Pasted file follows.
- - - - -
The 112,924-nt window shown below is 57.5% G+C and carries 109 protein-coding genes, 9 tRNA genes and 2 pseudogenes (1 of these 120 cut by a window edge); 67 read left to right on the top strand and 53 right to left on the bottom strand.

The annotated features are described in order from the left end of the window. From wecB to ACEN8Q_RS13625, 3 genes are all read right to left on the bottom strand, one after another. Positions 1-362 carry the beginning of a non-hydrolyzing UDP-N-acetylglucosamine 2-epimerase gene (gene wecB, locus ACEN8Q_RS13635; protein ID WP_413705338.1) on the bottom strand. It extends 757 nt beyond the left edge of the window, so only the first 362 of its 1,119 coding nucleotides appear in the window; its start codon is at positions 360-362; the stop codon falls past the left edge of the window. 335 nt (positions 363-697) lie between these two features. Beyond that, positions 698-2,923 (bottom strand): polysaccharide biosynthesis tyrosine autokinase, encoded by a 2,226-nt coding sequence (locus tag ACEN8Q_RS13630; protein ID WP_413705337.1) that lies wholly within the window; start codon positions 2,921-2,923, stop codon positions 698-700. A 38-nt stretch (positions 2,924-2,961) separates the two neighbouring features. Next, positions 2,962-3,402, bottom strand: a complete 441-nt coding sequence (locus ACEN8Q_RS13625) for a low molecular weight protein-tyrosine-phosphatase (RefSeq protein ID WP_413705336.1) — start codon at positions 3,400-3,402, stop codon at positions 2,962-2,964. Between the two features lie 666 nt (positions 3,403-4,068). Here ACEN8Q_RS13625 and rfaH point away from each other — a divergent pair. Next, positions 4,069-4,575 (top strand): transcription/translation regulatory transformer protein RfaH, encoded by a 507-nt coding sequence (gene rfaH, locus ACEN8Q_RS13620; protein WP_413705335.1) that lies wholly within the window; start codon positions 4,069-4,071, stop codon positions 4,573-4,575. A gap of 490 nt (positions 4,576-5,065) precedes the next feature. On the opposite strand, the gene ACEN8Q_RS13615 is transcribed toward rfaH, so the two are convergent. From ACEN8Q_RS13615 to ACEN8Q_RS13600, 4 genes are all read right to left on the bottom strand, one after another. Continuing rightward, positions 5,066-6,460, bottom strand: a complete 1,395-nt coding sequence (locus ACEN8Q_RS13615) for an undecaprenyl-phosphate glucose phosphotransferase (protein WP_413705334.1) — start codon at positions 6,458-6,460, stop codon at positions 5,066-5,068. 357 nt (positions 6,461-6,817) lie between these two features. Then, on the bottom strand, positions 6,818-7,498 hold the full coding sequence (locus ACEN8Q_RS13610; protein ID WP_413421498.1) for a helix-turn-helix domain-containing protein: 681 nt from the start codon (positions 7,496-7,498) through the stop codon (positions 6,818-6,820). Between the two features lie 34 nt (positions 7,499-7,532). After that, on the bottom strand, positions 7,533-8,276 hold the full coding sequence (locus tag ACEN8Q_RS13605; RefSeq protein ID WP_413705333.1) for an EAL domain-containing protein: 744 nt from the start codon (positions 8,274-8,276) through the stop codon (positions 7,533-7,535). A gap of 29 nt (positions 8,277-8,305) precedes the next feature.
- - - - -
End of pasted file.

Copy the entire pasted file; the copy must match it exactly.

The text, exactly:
The 112,924-nt window shown below is 57.5% G+C and carries 109 protein-coding genes, 9 tRNA genes and 2 pseudogenes (1 of these 120 cut by a window edge); 67 read left to right on the top strand and 53 right to left on the bottom strand.

The annotated features are described in order from the left end of the window. From wecB to ACEN8Q_RS13625, 3 genes are all read right to left on the bottom strand, one after another. Positions 1-362 carry the beginning of a non-hydrolyzing UDP-N-acetylglucosamine 2-epimerase gene (gene wecB, locus ACEN8Q_RS13635; protein ID WP_413705338.1) on the bottom strand. It extends 757 nt beyond the left edge of the window, so only the first 362 of its 1,119 coding nucleotides appear in the window; its start codon is at positions 360-362; the stop codon falls past the left edge of the window. 335 nt (positions 363-697) lie between these two features. Beyond that, positions 698-2,923 (bottom strand): polysaccharide biosynthesis tyrosine autokinase, encoded by a 2,226-nt coding sequence (locus tag ACEN8Q_RS13630; protein ID WP_413705337.1) that lies wholly within the window; start codon positions 2,921-2,923, stop codon positions 698-700. A 38-nt stretch (positions 2,924-2,961) separates the two neighbouring features. Next, positions 2,962-3,402, bottom strand: a complete 441-nt coding sequence (locus ACEN8Q_RS13625) for a low molecular weight protein-tyrosine-phosphatase (RefSeq protein ID WP_413705336.1) — start codon at positions 3,400-3,402, stop codon at positions 2,962-2,964. Between the two features lie 666 nt (positions 3,403-4,068). Here ACEN8Q_RS13625 and rfaH point away from each other — a divergent pair. Next, positions 4,069-4,575 (top strand): transcription/translation regulatory transformer protein RfaH, encoded by a 507-nt coding sequence (gene rfaH, locus ACEN8Q_RS13620; protein WP_413705335.1) that lies wholly within the window; start codon positions 4,069-4,071, stop codon positions 4,573-4,575. A gap of 490 nt (positions 4,576-5,065) precedes the next feature. On the opposite strand, the gene ACEN8Q_RS13615 is transcribed toward rfaH, so the two are convergent. From ACEN8Q_RS13615 to ACEN8Q_RS13600, 4 genes are all read right to left on the bottom strand, one after another. Continuing rightward, positions 5,066-6,460, bottom strand: a complete 1,395-nt coding sequence (locus ACEN8Q_RS13615) for an undecaprenyl-phosphate glucose phosphotransferase (protein WP_413705334.1) — start codon at positions 6,458-6,460, stop codon at positions 5,066-5,068. 357 nt (positions 6,461-6,817) lie between these two features. Then, on the bottom strand, positions 6,818-7,498 hold the full coding sequence (locus ACEN8Q_RS13610; protein ID WP_413421498.1) for a helix-turn-helix domain-containing protein: 681 nt from the start codon (positions 7,496-7,498) through the stop codon (positions 6,818-6,820). Between the two features lie 34 nt (positions 7,499-7,532). After that, on the bottom strand, positions 7,533-8,276 hold the full coding sequence (locus tag ACEN8Q_RS13605; RefSeq protein ID WP_413705333.1) for an EAL domain-containing protein: 744 nt from the start codon (positions 8,274-8,276) through the stop codon (positions 7,533-7,535). A gap of 29 nt (positions 8,277-8,305) precedes the next feature.